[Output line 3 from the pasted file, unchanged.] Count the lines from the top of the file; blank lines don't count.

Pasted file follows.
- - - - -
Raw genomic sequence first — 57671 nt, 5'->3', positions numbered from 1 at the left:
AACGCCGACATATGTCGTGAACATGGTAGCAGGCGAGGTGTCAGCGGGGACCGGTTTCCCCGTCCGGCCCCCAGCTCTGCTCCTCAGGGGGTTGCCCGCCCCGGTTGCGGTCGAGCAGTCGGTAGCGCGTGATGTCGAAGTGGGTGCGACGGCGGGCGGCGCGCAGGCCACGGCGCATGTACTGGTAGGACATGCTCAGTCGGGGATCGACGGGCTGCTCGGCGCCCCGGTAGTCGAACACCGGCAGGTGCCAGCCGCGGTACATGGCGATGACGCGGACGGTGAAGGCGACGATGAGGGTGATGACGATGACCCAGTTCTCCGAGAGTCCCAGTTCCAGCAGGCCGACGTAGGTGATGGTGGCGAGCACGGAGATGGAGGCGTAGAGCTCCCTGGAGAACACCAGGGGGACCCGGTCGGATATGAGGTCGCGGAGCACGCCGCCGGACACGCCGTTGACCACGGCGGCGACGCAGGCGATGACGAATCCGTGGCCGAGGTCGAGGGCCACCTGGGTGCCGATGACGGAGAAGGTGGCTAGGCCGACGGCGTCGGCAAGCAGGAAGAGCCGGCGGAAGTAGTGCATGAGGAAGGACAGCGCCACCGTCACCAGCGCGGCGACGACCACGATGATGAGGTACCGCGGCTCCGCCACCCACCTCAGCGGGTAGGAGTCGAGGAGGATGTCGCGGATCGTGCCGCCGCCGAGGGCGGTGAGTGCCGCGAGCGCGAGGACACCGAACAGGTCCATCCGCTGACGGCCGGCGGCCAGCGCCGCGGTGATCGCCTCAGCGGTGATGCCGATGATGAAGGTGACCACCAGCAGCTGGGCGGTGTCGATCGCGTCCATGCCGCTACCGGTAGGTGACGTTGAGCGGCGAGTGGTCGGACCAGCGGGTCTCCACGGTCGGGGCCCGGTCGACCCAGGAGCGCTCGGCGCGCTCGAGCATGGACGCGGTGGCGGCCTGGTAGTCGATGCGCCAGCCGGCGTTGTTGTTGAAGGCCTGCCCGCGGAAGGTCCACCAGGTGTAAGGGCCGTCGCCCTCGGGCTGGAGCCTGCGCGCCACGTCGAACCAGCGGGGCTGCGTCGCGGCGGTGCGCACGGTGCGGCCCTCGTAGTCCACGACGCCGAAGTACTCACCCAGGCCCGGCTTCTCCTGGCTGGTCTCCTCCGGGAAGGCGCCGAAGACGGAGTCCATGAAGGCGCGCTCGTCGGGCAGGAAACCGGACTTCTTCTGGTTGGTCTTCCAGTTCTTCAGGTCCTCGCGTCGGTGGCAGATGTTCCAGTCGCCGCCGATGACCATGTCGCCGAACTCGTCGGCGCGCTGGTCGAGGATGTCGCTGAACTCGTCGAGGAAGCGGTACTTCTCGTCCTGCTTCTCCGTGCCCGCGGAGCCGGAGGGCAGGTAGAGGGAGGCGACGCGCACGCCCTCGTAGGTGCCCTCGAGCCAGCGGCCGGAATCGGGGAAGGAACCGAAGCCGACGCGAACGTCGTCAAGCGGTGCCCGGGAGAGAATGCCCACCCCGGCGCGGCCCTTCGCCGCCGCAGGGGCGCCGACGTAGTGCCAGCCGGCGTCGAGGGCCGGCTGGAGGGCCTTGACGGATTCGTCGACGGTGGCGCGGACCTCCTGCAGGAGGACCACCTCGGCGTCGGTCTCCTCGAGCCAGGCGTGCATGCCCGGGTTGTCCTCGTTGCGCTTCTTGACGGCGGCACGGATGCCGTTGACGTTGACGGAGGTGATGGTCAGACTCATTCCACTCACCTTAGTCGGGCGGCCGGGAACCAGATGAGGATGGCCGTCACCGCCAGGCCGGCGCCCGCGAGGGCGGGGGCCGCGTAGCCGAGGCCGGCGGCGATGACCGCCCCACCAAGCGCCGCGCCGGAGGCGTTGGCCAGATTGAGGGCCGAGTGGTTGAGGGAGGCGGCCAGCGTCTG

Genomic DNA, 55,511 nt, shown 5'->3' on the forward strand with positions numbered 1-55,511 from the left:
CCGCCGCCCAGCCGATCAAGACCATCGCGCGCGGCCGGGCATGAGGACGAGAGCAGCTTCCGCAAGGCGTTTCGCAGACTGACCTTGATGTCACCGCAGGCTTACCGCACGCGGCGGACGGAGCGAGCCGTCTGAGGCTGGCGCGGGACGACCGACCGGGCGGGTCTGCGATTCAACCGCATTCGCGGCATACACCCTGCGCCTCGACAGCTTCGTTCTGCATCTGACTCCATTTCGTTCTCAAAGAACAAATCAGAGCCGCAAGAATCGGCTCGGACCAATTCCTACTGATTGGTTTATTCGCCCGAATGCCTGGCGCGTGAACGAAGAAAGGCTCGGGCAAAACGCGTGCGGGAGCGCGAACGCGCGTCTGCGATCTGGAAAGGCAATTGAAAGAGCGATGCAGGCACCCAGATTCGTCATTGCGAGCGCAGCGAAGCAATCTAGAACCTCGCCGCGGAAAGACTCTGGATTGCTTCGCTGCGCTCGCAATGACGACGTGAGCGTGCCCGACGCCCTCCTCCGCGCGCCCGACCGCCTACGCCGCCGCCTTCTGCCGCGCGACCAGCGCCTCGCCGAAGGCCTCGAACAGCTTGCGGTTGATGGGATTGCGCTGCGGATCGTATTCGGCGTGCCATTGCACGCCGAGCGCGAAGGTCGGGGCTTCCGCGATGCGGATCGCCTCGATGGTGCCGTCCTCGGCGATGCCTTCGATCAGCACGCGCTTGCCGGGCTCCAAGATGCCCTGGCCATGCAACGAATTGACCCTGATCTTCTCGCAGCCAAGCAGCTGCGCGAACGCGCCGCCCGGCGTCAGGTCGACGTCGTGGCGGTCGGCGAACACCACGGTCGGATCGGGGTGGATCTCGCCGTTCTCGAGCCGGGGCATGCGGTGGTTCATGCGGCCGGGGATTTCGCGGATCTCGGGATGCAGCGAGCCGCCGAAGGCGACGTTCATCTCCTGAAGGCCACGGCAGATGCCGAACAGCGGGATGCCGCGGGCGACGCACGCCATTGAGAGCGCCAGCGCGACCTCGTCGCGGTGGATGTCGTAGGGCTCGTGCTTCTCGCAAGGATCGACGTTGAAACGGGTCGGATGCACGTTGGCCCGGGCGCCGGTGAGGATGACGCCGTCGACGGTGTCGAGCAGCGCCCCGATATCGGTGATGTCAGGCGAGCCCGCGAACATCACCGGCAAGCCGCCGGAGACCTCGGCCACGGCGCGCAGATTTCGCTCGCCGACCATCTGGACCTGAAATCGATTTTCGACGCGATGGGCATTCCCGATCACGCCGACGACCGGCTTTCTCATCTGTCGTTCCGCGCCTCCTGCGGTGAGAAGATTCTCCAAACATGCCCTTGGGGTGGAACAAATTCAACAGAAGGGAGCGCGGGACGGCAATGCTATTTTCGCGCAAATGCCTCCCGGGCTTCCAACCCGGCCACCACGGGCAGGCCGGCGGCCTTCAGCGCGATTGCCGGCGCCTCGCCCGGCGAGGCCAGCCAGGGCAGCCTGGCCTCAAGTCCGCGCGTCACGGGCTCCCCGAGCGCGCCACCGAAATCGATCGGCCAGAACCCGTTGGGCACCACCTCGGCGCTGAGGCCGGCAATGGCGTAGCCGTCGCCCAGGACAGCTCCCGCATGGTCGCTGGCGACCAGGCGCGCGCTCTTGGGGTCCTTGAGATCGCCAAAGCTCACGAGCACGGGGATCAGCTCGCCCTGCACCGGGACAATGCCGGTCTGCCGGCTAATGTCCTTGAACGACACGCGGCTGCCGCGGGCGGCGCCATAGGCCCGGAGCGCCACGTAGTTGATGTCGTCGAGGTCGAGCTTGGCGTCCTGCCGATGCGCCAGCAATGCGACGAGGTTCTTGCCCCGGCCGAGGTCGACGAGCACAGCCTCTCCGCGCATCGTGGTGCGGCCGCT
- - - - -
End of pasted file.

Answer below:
Genomic DNA, 55,511 nt, shown 5'->3' on the forward strand with positions numbered 1-55,511 from the left: